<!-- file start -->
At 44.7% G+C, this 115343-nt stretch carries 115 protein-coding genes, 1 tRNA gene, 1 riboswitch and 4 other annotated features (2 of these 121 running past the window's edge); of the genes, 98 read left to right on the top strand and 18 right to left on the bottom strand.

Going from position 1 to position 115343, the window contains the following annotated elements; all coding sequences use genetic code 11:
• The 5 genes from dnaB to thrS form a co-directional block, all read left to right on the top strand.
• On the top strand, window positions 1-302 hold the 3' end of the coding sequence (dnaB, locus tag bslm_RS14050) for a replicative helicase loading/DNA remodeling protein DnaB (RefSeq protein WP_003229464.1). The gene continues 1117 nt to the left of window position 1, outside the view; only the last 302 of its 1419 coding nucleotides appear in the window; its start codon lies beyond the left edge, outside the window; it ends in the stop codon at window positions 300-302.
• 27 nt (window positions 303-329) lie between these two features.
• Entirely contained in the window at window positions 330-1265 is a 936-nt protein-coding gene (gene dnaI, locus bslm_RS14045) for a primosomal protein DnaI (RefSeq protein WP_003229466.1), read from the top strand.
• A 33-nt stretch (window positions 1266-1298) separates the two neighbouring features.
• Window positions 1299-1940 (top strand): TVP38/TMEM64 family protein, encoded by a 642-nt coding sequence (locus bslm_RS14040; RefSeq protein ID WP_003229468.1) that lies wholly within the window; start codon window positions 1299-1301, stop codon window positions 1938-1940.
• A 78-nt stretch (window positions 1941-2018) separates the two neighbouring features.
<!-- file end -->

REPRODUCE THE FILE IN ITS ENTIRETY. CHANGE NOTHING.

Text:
At 44.7% G+C, this 115343-nt stretch carries 115 protein-coding genes, 1 tRNA gene, 1 riboswitch and 4 other annotated features (2 of these 121 running past the window's edge); of the genes, 98 read left to right on the top strand and 18 right to left on the bottom strand.

Going from position 1 to position 115343, the window contains the following annotated elements; all coding sequences use genetic code 11:
• The 5 genes from dnaB to thrS form a co-directional block, all read left to right on the top strand.
• On the top strand, window positions 1-302 hold the 3' end of the coding sequence (dnaB, locus tag bslm_RS14050) for a replicative helicase loading/DNA remodeling protein DnaB (RefSeq protein WP_003229464.1). The gene continues 1117 nt to the left of window position 1, outside the view; only the last 302 of its 1419 coding nucleotides appear in the window; its start codon lies beyond the left edge, outside the window; it ends in the stop codon at window positions 300-302.
• 27 nt (window positions 303-329) lie between these two features.
• Entirely contained in the window at window positions 330-1265 is a 936-nt protein-coding gene (gene dnaI, locus bslm_RS14045) for a primosomal protein DnaI (RefSeq protein WP_003229466.1), read from the top strand.
• A 33-nt stretch (window positions 1266-1298) separates the two neighbouring features.
• Window positions 1299-1940 (top strand): TVP38/TMEM64 family protein, encoded by a 642-nt coding sequence (locus bslm_RS14040; RefSeq protein ID WP_003229468.1) that lies wholly within the window; start codon window positions 1299-1301, stop codon window positions 1938-1940.
• A 78-nt stretch (window positions 1941-2018) separates the two neighbouring features.